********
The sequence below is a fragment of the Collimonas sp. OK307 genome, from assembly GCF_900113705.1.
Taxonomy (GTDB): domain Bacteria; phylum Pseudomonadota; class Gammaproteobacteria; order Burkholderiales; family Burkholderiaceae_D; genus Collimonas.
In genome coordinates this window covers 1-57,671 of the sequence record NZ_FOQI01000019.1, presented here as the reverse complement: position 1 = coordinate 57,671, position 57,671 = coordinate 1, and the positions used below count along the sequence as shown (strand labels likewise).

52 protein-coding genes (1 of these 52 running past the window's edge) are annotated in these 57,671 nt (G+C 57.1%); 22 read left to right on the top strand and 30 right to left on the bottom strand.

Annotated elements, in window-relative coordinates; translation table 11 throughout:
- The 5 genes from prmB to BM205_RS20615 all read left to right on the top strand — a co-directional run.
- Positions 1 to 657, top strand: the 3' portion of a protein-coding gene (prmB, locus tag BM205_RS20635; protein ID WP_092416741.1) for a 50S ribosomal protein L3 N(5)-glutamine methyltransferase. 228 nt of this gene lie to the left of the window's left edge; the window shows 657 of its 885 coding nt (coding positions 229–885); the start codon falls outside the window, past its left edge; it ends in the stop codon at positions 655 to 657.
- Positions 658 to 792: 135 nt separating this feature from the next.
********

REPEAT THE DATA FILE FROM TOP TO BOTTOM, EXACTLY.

The sequence below is a fragment of the Collimonas sp. OK307 genome, from assembly GCF_900113705.1.
Taxonomy (GTDB): domain Bacteria; phylum Pseudomonadota; class Gammaproteobacteria; order Burkholderiales; family Burkholderiaceae_D; genus Collimonas.
In genome coordinates this window covers 1-57,671 of the sequence record NZ_FOQI01000019.1, presented here as the reverse complement: position 1 = coordinate 57,671, position 57,671 = coordinate 1, and the positions used below count along the sequence as shown (strand labels likewise).

52 protein-coding genes (1 of these 52 running past the window's edge) are annotated in these 57,671 nt (G+C 57.1%); 22 read left to right on the top strand and 30 right to left on the bottom strand.

Annotated elements, in window-relative coordinates; translation table 11 throughout:
- The 5 genes from prmB to BM205_RS20615 all read left to right on the top strand — a co-directional run.
- Positions 1 to 657, top strand: the 3' portion of a protein-coding gene (prmB, locus tag BM205_RS20635; protein ID WP_092416741.1) for a 50S ribosomal protein L3 N(5)-glutamine methyltransferase. 228 nt of this gene lie to the left of the window's left edge; the window shows 657 of its 885 coding nt (coding positions 229–885); the start codon falls outside the window, past its left edge; it ends in the stop codon at positions 655 to 657.
- Positions 658 to 792: 135 nt separating this feature from the next.